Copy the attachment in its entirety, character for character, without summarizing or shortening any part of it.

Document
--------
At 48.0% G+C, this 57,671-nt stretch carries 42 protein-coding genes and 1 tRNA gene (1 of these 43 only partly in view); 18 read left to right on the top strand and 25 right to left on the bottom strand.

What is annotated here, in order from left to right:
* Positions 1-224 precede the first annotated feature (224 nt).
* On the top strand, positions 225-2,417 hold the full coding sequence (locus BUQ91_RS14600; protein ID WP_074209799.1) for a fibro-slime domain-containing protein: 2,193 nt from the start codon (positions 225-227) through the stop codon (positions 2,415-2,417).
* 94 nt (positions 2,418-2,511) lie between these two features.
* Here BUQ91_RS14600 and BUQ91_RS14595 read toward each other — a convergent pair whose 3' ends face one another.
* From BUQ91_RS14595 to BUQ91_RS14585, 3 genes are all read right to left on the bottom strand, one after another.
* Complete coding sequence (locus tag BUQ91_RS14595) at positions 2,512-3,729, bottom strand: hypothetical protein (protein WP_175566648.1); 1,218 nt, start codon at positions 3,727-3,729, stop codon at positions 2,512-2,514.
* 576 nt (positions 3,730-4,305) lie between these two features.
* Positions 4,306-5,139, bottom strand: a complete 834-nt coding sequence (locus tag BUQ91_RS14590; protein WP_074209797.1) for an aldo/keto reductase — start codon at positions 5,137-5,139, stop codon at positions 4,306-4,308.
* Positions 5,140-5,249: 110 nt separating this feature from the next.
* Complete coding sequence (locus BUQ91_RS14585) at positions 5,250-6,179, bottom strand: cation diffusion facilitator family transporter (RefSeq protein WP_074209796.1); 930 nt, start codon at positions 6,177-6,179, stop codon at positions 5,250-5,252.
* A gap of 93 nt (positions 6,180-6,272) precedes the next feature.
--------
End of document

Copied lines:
At 48.0% G+C, this 57,671-nt stretch carries 42 protein-coding genes and 1 tRNA gene (1 of these 43 only partly in view); 18 read left to right on the top strand and 25 right to left on the bottom strand.

What is annotated here, in order from left to right:
* Positions 1-224 precede the first annotated feature (224 nt).
* On the top strand, positions 225-2,417 hold the full coding sequence (locus BUQ91_RS14600; protein ID WP_074209799.1) for a fibro-slime domain-containing protein: 2,193 nt from the start codon (positions 225-227) through the stop codon (positions 2,415-2,417).
* 94 nt (positions 2,418-2,511) lie between these two features.
* Here BUQ91_RS14600 and BUQ91_RS14595 read toward each other — a convergent pair whose 3' ends face one another.
* From BUQ91_RS14595 to BUQ91_RS14585, 3 genes are all read right to left on the bottom strand, one after another.
* Complete coding sequence (locus tag BUQ91_RS14595) at positions 2,512-3,729, bottom strand: hypothetical protein (protein WP_175566648.1); 1,218 nt, start codon at positions 3,727-3,729, stop codon at positions 2,512-2,514.
* 576 nt (positions 3,730-4,305) lie between these two features.
* Positions 4,306-5,139, bottom strand: a complete 834-nt coding sequence (locus tag BUQ91_RS14590; protein WP_074209797.1) for an aldo/keto reductase — start codon at positions 5,137-5,139, stop codon at positions 4,306-4,308.
* Positions 5,140-5,249: 110 nt separating this feature from the next.
* Complete coding sequence (locus BUQ91_RS14585) at positions 5,250-6,179, bottom strand: cation diffusion facilitator family transporter (RefSeq protein WP_074209796.1); 930 nt, start codon at positions 6,177-6,179, stop codon at positions 5,250-5,252.
* A gap of 93 nt (positions 6,180-6,272) precedes the next feature.